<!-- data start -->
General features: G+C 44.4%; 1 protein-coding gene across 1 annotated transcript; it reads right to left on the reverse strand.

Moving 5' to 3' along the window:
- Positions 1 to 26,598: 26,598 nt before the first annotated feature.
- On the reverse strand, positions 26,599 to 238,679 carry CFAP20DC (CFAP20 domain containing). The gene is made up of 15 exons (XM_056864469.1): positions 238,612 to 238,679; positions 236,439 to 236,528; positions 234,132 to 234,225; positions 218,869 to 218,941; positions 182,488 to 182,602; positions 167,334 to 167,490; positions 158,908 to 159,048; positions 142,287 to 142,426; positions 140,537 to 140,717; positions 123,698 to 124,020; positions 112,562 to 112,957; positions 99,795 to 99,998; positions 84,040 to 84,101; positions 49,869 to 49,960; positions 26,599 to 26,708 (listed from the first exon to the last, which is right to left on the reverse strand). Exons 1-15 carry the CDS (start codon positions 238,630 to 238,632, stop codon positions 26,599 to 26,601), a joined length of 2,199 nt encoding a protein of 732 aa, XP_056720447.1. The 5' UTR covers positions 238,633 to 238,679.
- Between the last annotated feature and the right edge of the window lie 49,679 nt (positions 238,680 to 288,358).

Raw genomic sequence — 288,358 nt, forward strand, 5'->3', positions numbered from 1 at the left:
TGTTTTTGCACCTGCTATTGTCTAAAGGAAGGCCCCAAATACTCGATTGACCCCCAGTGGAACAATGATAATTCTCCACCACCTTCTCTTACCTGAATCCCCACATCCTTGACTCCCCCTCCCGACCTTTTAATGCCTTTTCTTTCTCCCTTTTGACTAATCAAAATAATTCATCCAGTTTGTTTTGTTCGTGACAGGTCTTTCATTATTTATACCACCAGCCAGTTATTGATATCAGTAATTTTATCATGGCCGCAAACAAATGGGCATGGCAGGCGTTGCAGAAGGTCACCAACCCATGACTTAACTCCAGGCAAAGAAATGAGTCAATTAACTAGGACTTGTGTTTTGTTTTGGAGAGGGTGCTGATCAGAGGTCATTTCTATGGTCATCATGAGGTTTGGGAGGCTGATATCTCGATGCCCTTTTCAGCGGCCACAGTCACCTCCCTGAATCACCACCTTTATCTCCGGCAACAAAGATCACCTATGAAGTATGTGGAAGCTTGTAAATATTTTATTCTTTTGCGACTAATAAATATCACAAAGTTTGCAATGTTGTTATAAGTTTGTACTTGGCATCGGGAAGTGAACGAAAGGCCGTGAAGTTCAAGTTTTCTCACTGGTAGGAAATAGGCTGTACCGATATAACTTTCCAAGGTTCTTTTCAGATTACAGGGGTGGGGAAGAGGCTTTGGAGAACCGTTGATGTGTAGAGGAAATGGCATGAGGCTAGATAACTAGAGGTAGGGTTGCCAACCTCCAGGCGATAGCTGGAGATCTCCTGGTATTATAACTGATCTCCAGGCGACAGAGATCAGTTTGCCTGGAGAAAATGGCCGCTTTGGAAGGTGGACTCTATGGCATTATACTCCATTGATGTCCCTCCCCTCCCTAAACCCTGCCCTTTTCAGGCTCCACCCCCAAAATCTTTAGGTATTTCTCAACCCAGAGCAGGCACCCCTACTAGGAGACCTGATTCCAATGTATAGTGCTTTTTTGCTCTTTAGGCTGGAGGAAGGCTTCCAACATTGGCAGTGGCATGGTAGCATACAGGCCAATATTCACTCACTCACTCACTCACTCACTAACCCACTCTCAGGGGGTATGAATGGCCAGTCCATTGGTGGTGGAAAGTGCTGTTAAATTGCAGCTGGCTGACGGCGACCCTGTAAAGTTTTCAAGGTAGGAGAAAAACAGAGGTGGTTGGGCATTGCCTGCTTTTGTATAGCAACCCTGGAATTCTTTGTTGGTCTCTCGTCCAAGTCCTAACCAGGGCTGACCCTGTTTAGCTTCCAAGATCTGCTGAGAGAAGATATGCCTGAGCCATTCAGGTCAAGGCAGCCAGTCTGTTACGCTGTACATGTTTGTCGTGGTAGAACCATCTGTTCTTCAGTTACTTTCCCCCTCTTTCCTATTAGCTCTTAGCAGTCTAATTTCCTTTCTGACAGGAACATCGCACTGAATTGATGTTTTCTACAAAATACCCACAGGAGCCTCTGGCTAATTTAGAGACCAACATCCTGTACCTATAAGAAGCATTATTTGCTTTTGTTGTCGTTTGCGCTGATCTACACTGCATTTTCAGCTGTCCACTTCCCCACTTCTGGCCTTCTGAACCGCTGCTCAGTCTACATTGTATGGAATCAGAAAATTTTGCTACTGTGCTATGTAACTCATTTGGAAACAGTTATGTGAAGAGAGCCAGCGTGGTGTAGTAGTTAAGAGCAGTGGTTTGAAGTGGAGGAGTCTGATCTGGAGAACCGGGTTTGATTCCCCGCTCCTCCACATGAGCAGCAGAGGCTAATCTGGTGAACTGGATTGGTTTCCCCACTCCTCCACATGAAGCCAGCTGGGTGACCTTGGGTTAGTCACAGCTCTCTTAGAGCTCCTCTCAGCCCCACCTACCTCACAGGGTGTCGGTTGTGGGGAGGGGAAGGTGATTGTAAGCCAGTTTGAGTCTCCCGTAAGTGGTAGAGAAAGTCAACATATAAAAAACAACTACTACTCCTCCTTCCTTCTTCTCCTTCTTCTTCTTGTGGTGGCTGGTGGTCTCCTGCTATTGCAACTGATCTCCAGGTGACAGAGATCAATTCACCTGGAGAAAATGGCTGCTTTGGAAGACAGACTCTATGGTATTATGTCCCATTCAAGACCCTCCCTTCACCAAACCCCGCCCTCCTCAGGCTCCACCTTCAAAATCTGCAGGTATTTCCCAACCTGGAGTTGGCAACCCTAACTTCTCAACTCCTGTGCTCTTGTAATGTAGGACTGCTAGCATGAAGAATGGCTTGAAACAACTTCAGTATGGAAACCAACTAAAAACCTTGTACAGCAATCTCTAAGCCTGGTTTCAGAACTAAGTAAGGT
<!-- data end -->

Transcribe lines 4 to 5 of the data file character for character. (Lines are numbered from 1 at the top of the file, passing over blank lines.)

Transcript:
- On the reverse strand, positions 26,599 to 238,679 carry CFAP20DC (CFAP20 domain containing). The gene is made up of 15 exons (XM_056864469.1): positions 238,612 to 238,679; positions 236,439 to 236,528; positions 234,132 to 234,225; positions 218,869 to 218,941; positions 182,488 to 182,602; positions 167,334 to 167,490; positions 158,908 to 159,048; positions 142,287 to 142,426; positions 140,537 to 140,717; positions 123,698 to 124,020; positions 112,562 to 112,957; positions 99,795 to 99,998; positions 84,040 to 84,101; positions 49,869 to 49,960; positions 26,599 to 26,708 (listed from the first exon to the last, which is right to left on the reverse strand). Exons 1-15 carry the CDS (start codon positions 238,630 to 238,632, stop codon positions 26,599 to 26,601), a joined length of 2,199 nt encoding a protein of 732 aa, XP_056720447.1. The 5' UTR covers positions 238,633 to 238,679.
- Between the last annotated feature and the right edge of the window lie 49,679 nt (positions 238,680 to 288,358).